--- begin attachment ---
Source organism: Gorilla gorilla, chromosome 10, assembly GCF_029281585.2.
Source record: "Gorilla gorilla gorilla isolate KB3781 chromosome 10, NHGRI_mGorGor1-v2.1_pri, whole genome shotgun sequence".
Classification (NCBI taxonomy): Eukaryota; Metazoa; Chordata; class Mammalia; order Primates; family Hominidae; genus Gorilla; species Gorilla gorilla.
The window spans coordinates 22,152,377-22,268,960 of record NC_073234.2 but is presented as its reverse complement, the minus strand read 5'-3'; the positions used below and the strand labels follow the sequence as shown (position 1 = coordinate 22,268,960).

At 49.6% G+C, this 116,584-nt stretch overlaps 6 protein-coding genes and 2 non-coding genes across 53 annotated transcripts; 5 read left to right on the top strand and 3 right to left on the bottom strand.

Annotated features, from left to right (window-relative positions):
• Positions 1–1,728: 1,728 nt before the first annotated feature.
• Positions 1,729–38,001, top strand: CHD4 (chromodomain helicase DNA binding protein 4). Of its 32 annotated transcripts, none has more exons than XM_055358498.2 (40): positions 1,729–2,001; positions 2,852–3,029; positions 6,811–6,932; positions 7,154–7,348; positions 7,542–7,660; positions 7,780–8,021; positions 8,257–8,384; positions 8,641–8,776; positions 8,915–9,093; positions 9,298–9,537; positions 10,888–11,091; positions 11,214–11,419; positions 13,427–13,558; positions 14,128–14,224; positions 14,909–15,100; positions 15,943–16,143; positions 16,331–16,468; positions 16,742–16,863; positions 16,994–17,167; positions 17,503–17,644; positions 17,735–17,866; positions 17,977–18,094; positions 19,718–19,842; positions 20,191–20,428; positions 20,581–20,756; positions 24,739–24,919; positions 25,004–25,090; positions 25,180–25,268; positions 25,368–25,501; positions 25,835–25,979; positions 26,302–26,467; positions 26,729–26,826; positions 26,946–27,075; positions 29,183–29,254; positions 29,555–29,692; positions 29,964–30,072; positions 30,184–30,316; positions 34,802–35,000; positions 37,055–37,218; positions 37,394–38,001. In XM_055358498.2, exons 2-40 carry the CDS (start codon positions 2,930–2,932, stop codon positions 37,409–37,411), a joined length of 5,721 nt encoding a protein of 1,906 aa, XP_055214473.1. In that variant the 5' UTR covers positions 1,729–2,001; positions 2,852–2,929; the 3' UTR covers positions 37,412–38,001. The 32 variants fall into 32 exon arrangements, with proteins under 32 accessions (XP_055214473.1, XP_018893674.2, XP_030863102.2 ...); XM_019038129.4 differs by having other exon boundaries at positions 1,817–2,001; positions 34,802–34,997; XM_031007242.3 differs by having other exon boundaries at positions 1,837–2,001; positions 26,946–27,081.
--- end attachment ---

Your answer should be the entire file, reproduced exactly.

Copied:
Source organism: Gorilla gorilla, chromosome 10, assembly GCF_029281585.2.
Source record: "Gorilla gorilla gorilla isolate KB3781 chromosome 10, NHGRI_mGorGor1-v2.1_pri, whole genome shotgun sequence".
Classification (NCBI taxonomy): Eukaryota; Metazoa; Chordata; class Mammalia; order Primates; family Hominidae; genus Gorilla; species Gorilla gorilla.
The window spans coordinates 22,152,377-22,268,960 of record NC_073234.2 but is presented as its reverse complement, the minus strand read 5'-3'; the positions used below and the strand labels follow the sequence as shown (position 1 = coordinate 22,268,960).

At 49.6% G+C, this 116,584-nt stretch overlaps 6 protein-coding genes and 2 non-coding genes across 53 annotated transcripts; 5 read left to right on the top strand and 3 right to left on the bottom strand.

Annotated features, from left to right (window-relative positions):
• Positions 1–1,728: 1,728 nt before the first annotated feature.
• Positions 1,729–38,001, top strand: CHD4 (chromodomain helicase DNA binding protein 4). Of its 32 annotated transcripts, none has more exons than XM_055358498.2 (40): positions 1,729–2,001; positions 2,852–3,029; positions 6,811–6,932; positions 7,154–7,348; positions 7,542–7,660; positions 7,780–8,021; positions 8,257–8,384; positions 8,641–8,776; positions 8,915–9,093; positions 9,298–9,537; positions 10,888–11,091; positions 11,214–11,419; positions 13,427–13,558; positions 14,128–14,224; positions 14,909–15,100; positions 15,943–16,143; positions 16,331–16,468; positions 16,742–16,863; positions 16,994–17,167; positions 17,503–17,644; positions 17,735–17,866; positions 17,977–18,094; positions 19,718–19,842; positions 20,191–20,428; positions 20,581–20,756; positions 24,739–24,919; positions 25,004–25,090; positions 25,180–25,268; positions 25,368–25,501; positions 25,835–25,979; positions 26,302–26,467; positions 26,729–26,826; positions 26,946–27,075; positions 29,183–29,254; positions 29,555–29,692; positions 29,964–30,072; positions 30,184–30,316; positions 34,802–35,000; positions 37,055–37,218; positions 37,394–38,001. In XM_055358498.2, exons 2-40 carry the CDS (start codon positions 2,930–2,932, stop codon positions 37,409–37,411), a joined length of 5,721 nt encoding a protein of 1,906 aa, XP_055214473.1. In that variant the 5' UTR covers positions 1,729–2,001; positions 2,852–2,929; the 3' UTR covers positions 37,412–38,001. The 32 variants fall into 32 exon arrangements, with proteins under 32 accessions (XP_055214473.1, XP_018893674.2, XP_030863102.2 ...); XM_019038129.4 differs by having other exon boundaries at positions 1,817–2,001; positions 34,802–34,997; XM_031007242.3 differs by having other exon boundaries at positions 1,837–2,001; positions 26,946–27,081.